Most people still think that the more THC weed has, the better weed it is. Even budtenders who are asked for a relaxing weed still aren't very well acquainted with high-CBD weed.
This is because most of the pot on store shelves is bred to do one thing: Super-high-THC strains are coveted above all, and since that's what sells, many stores won't even bother looking at anything that tests under 20 percent. Many growers, seeking to make as much money as they can in a highly taxed new industry, want to grow the weed the stores want and customers say they want. Recreational consumers have been trained by the black market and years of weed culture to seek out the most potent, mind-melting pot possible.
Because we know so little about the myriad other cannabinoids in pot, THC numbers have taken top billing. Lathrop pointed out that THC and CBD are the only cannabinoid molecules we even test for, out of more than different ones.
There's a lot more going on in there. Lauren Downes, who manages Ponder, a new pot shop in the Central District, pointed out that it's not just THC that has an impact on how high you get.
She said that without the aid of terpenes, the molecules responsible for the distinct aromas of pot, THC itself wasn't all that jazzy. It is only in conjunction with terpenes that you begin to feel the variety of effects. For example, limonene is what is responsible for citrus smelling strains. It actually thins the blood brain barrier and enables your body to absorb more terpenes and more THC, thus producing a stronger high. Lathrop said that breeding strains to get the highest possible THC definitely comes at the expense of diversity: There are so many different kinds of plants out there that are all being bred for one cannabinoid, the one that gets you as whacked-out as possible—THC—which means we're potentially missing other chemical combinations that would have different effects.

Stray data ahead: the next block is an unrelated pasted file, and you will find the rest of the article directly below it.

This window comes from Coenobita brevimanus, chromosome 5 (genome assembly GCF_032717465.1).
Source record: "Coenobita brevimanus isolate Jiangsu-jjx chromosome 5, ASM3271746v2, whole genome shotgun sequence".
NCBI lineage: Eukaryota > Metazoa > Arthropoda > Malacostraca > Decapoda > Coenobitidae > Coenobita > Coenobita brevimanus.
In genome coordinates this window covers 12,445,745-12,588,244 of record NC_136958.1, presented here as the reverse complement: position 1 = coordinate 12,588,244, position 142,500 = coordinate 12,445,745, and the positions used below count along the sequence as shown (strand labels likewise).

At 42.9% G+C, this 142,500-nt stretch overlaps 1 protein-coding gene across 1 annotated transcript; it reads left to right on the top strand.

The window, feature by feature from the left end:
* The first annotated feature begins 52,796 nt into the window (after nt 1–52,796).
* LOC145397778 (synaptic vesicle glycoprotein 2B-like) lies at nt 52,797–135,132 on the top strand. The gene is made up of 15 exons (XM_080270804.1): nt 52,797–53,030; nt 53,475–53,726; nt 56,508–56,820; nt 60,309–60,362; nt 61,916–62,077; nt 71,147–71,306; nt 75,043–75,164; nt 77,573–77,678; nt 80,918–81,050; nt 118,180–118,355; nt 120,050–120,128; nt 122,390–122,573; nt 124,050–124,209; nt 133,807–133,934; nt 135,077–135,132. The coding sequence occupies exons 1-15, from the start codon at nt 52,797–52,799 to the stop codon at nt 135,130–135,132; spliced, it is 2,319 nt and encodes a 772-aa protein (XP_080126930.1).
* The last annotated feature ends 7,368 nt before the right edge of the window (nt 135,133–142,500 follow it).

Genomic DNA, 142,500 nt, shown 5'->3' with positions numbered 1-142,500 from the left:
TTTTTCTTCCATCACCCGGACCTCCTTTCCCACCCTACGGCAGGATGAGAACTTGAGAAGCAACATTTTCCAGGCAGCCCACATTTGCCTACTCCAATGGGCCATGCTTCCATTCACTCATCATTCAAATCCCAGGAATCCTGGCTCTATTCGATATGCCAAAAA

After that, it can't really make any more cannabinoids. What we've done with the street strains, just by economics, is we've washed out all of these other cannabinoids.
They're not tested for, they're not on the label, but that's what you're paying for. You're paying for this whole product, not just the THC. Despite the ostensible benefits one misses out on when you go for a 25 percent THC strain, we don't seem to know enough about what we're missing to even miss it.
However, that's still a long way off, as things stand. Stoners have been trained for years to get the most bang for their buck, and, as far as they've ever known, THC is that bang.
Thus, it continues to be the deciding factor for many. While it may turn heads in the medical marijuana world, CBD is no one's darling in the recreational market. The consumer fetishization of THC has lots of consequences.
A recent analysis of publicly available testing data by Dr. Jim MacRae, of Straight Line Analytics, noted that the cannabis testing labs that consistently returned the highest THC results were most popular with growers, suggesting a financial incentive for labs to nudge their THC numbers. This led to the formation of new industry group, the Washington Cannabis Lab Association, that will enable labs to double check one another's work, ensuring that everyone plays by the same rules.
Meanwhile, there's an artificial supply-side deficit of high-CBD pot. Because THC-rich weed is so sought after, it takes the lion's share of the state's canopy space. Cooley, of Solstice Cannabis, said that, while he's a huge fan of high-CBD pot, the market for it isn't there. Plenty of growers grow great high-CBD stuff—Cooley noted that many CBD strains grow "like a weed"—but it isn't exactly their cash crop.
High CBD Low THC: What This Latest Industry Craze Means